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An excerpt from Four Corners, by Kira Salak:
I left Tahiti behind, still hearing Coco’s words, You always go, non?
The plane rose and I watched the shores of French Polynesia fade to a spread of blue ocean. The fragrance of Tahiti seemed to linger on my skin, in my hair, like a memory that couldn’t be washed away.
A flight attendant handed me an Air New Zealand survey. One of the questions asked: “How do you generally prefer to travel?”
I smiled to myself as I checked the box, “Independently, without prior arrangements.” A lifetime summed up.
I began to look forward to Papua New Guinea; it was one of the most unfamiliar and daunting places I could think of choosing for a journey. In particular, it had a vast, uninhabited jungle that would be so indifferent to my presence that it could consume me without a trace. I would go way into that jungle and get myself out again. It would be hard. It would be the ultimate test. I knew that Papua New Guinea had a reputation for being especially dangerous, was overrun with gangs of hoodlums and terrorized by violence. So here again was the challenge: Get yourself out of the place. I would have to toughen up like never before. No fear. I would be forced to have confidence in myself, and to trust in my capabilities. I would need to become someone new, altogether, an entirely different kind of person. A fighter.
I tried to imagine what the country would look like, and recalled the photos from National Geographic and other magazines showing a jungle so thick it resembled the entrails of a giant beast, vines winding about primordial trees. Here, here, was the place for accomplishing something, for transforming.
And who knows? Maybe through the process I would emerge in some new wild and fantastic place like one of the lands of my childhood imagination. It might be a place similar to what Gauguin had found when he left Tahiti in 1901, fleeing to the remote Marquesas Islands, where he’d written that “poetry wells up of itself, and one has only to drift into dreaming….” I imagined some similar untouched and sacred land, an entry into a true paradise that would offer the kind of rest and peace that I would never want to leave.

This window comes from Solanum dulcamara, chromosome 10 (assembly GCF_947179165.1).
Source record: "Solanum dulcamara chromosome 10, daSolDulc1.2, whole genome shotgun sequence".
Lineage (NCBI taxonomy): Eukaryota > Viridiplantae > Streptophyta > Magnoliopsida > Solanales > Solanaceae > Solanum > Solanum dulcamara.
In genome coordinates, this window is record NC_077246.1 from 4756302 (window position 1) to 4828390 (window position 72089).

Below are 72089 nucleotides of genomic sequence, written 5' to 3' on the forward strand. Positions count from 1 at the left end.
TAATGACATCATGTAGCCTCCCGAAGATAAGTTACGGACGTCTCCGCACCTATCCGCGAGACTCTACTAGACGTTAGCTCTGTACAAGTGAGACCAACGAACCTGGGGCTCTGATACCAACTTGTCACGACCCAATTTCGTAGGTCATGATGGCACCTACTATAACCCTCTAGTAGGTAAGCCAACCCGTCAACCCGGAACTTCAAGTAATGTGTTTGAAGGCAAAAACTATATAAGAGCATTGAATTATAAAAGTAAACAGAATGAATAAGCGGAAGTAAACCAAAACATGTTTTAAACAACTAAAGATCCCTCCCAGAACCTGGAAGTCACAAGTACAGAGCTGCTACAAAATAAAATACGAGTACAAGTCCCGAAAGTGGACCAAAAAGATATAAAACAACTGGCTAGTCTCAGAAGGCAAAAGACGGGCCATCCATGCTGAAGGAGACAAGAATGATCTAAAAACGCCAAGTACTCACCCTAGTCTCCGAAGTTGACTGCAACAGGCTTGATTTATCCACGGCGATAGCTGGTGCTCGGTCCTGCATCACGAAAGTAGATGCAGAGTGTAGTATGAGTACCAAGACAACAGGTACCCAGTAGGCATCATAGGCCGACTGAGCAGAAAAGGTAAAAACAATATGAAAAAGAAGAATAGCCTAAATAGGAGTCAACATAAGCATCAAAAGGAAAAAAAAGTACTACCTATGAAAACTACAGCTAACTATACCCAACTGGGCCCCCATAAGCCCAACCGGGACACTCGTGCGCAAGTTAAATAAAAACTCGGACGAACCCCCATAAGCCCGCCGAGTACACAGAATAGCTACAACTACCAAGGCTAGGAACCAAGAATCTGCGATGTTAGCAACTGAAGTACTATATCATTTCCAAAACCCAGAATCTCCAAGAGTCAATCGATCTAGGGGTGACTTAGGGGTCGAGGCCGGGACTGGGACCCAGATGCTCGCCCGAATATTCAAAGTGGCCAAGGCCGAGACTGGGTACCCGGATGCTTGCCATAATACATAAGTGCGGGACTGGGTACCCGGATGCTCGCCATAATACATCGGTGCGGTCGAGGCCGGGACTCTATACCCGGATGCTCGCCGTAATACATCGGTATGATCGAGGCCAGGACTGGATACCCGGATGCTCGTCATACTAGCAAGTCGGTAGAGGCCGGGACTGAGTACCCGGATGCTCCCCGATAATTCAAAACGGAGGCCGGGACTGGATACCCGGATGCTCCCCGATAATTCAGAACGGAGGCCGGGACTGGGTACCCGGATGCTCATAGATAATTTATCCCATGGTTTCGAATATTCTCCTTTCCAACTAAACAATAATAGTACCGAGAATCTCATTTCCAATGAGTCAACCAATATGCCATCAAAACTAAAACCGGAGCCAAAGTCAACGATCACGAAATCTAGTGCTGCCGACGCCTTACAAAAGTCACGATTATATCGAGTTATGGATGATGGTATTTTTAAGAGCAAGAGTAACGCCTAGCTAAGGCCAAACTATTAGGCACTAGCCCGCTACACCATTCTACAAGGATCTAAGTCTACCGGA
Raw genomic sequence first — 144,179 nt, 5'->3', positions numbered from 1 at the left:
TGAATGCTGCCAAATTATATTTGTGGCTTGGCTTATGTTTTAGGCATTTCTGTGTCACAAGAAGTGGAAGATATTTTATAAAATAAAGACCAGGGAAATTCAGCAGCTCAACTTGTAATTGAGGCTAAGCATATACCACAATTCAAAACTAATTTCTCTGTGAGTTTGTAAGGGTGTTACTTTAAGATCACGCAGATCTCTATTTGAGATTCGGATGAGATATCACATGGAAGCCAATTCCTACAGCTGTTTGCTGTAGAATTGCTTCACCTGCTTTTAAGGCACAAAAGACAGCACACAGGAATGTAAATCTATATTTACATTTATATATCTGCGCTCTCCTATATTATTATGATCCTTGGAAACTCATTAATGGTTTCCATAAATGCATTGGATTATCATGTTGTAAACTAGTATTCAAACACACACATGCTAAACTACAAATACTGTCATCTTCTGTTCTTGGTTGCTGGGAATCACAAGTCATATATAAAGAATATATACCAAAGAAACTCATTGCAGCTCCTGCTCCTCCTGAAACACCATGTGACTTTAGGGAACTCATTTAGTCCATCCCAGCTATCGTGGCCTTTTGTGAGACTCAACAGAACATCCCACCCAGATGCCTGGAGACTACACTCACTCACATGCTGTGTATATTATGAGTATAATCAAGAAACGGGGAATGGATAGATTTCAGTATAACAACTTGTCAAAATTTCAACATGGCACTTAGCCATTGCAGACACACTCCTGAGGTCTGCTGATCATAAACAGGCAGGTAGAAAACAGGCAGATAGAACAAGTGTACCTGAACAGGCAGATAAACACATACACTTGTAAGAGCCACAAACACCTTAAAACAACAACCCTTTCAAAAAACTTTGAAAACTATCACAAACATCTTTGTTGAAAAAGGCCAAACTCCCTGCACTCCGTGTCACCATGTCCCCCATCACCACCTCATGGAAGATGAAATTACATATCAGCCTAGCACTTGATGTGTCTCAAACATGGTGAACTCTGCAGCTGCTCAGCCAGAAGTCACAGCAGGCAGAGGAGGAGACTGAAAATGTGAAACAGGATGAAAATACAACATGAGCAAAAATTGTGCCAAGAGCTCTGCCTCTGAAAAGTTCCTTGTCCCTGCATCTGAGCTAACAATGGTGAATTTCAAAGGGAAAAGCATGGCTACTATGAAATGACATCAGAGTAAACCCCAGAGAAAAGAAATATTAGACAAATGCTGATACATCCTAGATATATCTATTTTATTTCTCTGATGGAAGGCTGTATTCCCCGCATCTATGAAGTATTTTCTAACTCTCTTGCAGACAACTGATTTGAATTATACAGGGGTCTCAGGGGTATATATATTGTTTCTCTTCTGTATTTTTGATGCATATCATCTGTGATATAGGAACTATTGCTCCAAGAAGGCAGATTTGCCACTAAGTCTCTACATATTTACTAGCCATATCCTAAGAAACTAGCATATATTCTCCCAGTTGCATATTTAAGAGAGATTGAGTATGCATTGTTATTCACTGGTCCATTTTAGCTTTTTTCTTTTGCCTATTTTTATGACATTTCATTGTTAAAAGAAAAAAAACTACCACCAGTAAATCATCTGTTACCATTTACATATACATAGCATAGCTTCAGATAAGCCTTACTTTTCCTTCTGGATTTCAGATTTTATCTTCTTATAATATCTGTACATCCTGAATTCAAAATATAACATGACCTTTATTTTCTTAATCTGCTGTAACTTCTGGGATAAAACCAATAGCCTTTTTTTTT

Down below, Tahiti’s perfect illusion was succumbing to the chaos that had started just as I left. French authorities seized Greenpeace’s ship, Rainbow Warrior, arrested the crew, and went on with the first of five nuclear tests on the Mururoa atoll. Papeete’s idyllic harbor, its quaint oceanfront stores, became the scene of riots. A state of emergency was declared. The airport was firebombed. Looters destroyed and ransacked shops and businesses until French forces were called in to restore order. Through it all, I knew only one thing: The sunsets would look the same, as aloof and splendid as always.
Cairns, Australia. I sit at a café table, sipping from my third glass of Fosters. The beer does little to calm my nerves. Tomorrow morning I’ll be flying to Papua New Guinea, and if even a shred of what I’ve heard about the place is true, I’ve got reason to be nervous. The country’s reputation for violence has been backed up by every Aussie I’ve talked to. Port Moresby, the capital, ranks among the most dangerous cities in the world.